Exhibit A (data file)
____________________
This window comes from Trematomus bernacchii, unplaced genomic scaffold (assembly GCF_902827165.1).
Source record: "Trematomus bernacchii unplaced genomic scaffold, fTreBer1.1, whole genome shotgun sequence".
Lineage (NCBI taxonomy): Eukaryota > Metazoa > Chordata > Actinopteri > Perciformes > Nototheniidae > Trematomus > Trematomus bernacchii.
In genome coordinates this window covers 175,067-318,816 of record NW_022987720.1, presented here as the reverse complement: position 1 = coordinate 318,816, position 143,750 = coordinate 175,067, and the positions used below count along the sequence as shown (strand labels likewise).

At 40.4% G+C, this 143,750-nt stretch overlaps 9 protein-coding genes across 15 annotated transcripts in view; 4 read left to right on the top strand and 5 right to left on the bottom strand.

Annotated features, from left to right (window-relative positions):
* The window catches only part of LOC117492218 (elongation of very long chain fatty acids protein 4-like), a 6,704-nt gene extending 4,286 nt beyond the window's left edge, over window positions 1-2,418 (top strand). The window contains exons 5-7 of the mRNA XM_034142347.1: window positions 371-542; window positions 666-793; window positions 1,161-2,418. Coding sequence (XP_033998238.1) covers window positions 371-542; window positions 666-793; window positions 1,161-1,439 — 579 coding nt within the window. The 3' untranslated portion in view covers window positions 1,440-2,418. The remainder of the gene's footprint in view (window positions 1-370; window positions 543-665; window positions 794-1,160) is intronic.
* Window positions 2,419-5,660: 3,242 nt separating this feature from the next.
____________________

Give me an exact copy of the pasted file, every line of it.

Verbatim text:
This window comes from Trematomus bernacchii, unplaced genomic scaffold (assembly GCF_902827165.1).
Source record: "Trematomus bernacchii unplaced genomic scaffold, fTreBer1.1, whole genome shotgun sequence".
Lineage (NCBI taxonomy): Eukaryota > Metazoa > Chordata > Actinopteri > Perciformes > Nototheniidae > Trematomus > Trematomus bernacchii.
In genome coordinates this window covers 175,067-318,816 of record NW_022987720.1, presented here as the reverse complement: position 1 = coordinate 318,816, position 143,750 = coordinate 175,067, and the positions used below count along the sequence as shown (strand labels likewise).

At 40.4% G+C, this 143,750-nt stretch overlaps 9 protein-coding genes across 15 annotated transcripts in view; 4 read left to right on the top strand and 5 right to left on the bottom strand.

Annotated features, from left to right (window-relative positions):
* The window catches only part of LOC117492218 (elongation of very long chain fatty acids protein 4-like), a 6,704-nt gene extending 4,286 nt beyond the window's left edge, over window positions 1-2,418 (top strand). The window contains exons 5-7 of the mRNA XM_034142347.1: window positions 371-542; window positions 666-793; window positions 1,161-2,418. Coding sequence (XP_033998238.1) covers window positions 371-542; window positions 666-793; window positions 1,161-1,439 — 579 coding nt within the window. The 3' untranslated portion in view covers window positions 1,440-2,418. The remainder of the gene's footprint in view (window positions 1-370; window positions 543-665; window positions 794-1,160) is intronic.
* Window positions 2,419-5,660: 3,242 nt separating this feature from the next.